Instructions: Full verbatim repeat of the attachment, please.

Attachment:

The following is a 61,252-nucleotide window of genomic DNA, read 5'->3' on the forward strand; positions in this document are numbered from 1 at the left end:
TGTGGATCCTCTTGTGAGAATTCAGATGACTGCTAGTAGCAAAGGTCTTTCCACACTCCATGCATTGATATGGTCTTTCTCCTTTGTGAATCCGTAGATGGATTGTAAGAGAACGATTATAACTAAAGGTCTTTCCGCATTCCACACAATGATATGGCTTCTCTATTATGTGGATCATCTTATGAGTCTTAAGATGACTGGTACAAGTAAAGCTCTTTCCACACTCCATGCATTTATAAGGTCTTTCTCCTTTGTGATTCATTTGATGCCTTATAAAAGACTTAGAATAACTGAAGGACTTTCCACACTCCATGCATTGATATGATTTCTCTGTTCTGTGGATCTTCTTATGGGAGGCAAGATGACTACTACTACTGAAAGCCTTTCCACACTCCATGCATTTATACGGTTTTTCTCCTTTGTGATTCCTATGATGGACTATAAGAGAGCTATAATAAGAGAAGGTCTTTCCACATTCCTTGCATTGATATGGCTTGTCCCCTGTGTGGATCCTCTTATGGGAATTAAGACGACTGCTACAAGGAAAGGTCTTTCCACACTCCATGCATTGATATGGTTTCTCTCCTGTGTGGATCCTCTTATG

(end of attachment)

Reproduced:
The following is a 61,252-nucleotide window of genomic DNA, read 5'->3' on the forward strand; positions in this document are numbered from 1 at the left end:
TGTGGATCCTCTTGTGAGAATTCAGATGACTGCTAGTAGCAAAGGTCTTTCCACACTCCATGCATTGATATGGTCTTTCTCCTTTGTGAATCCGTAGATGGATTGTAAGAGAACGATTATAACTAAAGGTCTTTCCGCATTCCACACAATGATATGGCTTCTCTATTATGTGGATCATCTTATGAGTCTTAAGATGACTGGTACAAGTAAAGCTCTTTCCACACTCCATGCATTTATAAGGTCTTTCTCCTTTGTGATTCATTTGATGCCTTATAAAAGACTTAGAATAACTGAAGGACTTTCCACACTCCATGCATTGATATGATTTCTCTGTTCTGTGGATCTTCTTATGGGAGGCAAGATGACTACTACTACTGAAAGCCTTTCCACACTCCATGCATTTATACGGTTTTTCTCCTTTGTGATTCCTATGATGGACTATAAGAGAGCTATAATAAGAGAAGGTCTTTCCACATTCCTTGCATTGATATGGCTTGTCCCCTGTGTGGATCCTCTTATGGGAATTAAGACGACTGCTACAAGGAAAGGTCTTTCCACACTCCATGCATTGATATGGTTTCTCTCCTGTGTGGATCCTCTTATG